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Row of dominoes falling.

All the dominoes fall

  • Stephen Auth

    Chief Investment Officer Equities

Trade deals, Brexit clarity and a Fed hold cap a bullish end to the year.

As we sit here with just a few trading weeks left in the year, the bears’ hope for a late Christmas gift of something going wrong instead became a wall of dominoes dropping on them. I wish I could tell you I’m sorry, but I’m not. We’ve been warning the pessimists for some time that from our viewpoint, the odds were high we’d close to the north of our 3,100 year-end target on the S&P 500, and now we’ve made substantial early ground on our 3,500 forecast for 2020. That optimistic outlook for next year, which seemed like news when I first mentioned it on national television in November, looks more attainable if not unremarkable today. More on 2020 later; let’s summarize what’s happened as four big dominoes fell in the days before the holiday break.

  • Trade truce with China Although there were many skeptics, our call has been that Presidents Xi and Trump had enough of their trade war for now. China needs a boost going into next year to get its economy back on track, and Trump has an election to win and needs continued growth at home to do it. I’m sure they’ll get back to fighting about unfair Chinese government policies on intellectual property theft enforcement, cross subsidies and generally less open domestic markets … after the election. Bottom line, trade worries are receding rather than increasing, a directional shift that’s key to which way confidence and economic activity head from here. The biggest domino falls first.
  • Brexit course much clearer Boris Johnson’s dramatic win couldn’t have been better for those bullish on the global and European economies and markets. When I was in London for meetings in early December, most business people I met just wanted to know the direction forward but were worried Johnson’s margin of victory might not give him a large enough majority in Parliament to get a sound deal done. That concern now has fallen. With his crushing victory over Labor, the prime minister can deliver on Brexit without having to pacify his Northern Irish wing and/or the hardest Brexit elements within the Tory coalition. Given the size of Johnson’s majority, markets can rest assured the prime minister has sufficient negotiating flexibility to develop a deal good for both sides of the English Channel. A second domino of global uncertainty falls, right on cue.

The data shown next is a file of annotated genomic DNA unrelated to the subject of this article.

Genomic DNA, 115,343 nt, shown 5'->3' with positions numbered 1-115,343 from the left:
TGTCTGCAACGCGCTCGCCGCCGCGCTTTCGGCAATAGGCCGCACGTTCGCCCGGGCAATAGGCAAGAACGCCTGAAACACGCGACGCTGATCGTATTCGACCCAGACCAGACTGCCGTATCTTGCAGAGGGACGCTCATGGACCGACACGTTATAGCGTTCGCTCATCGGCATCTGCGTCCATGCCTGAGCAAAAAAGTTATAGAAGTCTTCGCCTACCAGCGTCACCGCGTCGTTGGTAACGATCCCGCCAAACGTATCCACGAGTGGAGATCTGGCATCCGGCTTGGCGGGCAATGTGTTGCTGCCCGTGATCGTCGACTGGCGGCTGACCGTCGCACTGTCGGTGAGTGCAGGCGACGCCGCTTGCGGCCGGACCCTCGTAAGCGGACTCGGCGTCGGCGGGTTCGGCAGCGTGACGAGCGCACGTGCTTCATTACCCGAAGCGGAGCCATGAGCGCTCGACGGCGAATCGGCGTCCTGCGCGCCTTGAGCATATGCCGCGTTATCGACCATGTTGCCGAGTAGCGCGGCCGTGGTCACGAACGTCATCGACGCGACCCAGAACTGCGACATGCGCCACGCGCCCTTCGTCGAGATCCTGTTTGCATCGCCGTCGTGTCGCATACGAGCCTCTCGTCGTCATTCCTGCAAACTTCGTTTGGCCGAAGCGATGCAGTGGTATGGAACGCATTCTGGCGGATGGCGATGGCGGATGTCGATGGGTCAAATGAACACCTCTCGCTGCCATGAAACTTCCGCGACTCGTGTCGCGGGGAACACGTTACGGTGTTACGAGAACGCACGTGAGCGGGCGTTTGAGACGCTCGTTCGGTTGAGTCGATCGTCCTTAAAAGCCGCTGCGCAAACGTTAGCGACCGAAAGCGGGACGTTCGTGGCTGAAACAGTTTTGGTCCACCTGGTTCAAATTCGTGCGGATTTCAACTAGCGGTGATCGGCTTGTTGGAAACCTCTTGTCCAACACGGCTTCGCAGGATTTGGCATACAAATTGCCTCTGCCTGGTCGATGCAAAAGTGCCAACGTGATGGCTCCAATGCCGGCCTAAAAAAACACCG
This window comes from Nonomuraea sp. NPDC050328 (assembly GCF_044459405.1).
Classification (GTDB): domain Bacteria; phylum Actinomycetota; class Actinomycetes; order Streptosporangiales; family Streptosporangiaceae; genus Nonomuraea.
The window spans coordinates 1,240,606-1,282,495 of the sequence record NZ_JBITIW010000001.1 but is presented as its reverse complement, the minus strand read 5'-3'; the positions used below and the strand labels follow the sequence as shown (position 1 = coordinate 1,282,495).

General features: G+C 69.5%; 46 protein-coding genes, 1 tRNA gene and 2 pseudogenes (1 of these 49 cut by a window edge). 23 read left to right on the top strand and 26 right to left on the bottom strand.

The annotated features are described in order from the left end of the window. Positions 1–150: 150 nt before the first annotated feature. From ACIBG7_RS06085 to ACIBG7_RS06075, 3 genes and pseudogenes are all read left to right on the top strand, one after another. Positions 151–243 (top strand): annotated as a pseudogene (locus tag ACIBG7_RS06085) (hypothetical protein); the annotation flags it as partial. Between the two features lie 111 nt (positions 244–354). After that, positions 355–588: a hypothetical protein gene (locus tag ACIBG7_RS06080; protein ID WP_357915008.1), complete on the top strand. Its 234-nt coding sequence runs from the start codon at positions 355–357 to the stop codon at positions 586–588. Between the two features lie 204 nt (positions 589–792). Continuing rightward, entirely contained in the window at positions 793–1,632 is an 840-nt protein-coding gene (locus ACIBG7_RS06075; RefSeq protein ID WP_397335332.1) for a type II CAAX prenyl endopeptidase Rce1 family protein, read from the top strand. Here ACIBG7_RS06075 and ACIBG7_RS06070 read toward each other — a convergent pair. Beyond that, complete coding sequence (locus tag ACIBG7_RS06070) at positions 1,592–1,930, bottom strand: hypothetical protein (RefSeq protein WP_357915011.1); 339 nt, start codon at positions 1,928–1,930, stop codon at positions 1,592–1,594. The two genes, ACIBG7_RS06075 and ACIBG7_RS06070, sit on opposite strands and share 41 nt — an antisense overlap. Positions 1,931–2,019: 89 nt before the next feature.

• The Fed takes itself off the table Incredibly, this domino also dropped on the entrance of the bears’ cave the same week as the trade truce and British election. After leaving rates unchanged at its December meeting, Fed Chair Powell took any action on rates in 2020 off the table. This was no surprise to us, as we thought Powell could not credibly shift course a third time in 12 months without even his supporters wondering if he’d become unglued. Markets can now cheer that yet another potential risk, Fed tightening, is off the table. Green flag on the racetrack for risk assets. Another domino down.
  • Congress signs off on the USMCA trade deal With their impeachment exercise trailing off to a weak ending, Nancy Pelosi’s House moved on to the revised Nafta deal negotiated months earlier by President Trump. What? Did you say they signed off? Remind me, how big of a trading partner for the U.S. are Canada and Mexico? ( FYI: Year-to-date through September, Canada and Mexico were virtually tied for first place, with China coming in third). What, bigger than China? When did you say this happened? This week? You must be kidding!  Run for the hills, little bear cubs! Run!

As all of this played out, earnings forecasts continued to hold up and are more likely to move higher, not lower, from here. So the dominoes, big and small, have fallen. Hopefully, most of the bears made it into their warm caves for the winter before these dominoes blocked their entrance. If they’ve been keeping up with our market memos, surely they have! The rest of us are comfortably overweight equities. Next stop: 3,500. And if you see a lonely bear or two out there, give him or her a holiday hug. They’ve had a rough year.

Views are as of the date above and are subject to change based on market conditions and other factors. These views should not be construed as a recommendation for any specific security or sector.

Diversification and asset allocation do not assure a profit nor protect against loss.

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Federated Global Investment Management Corp.

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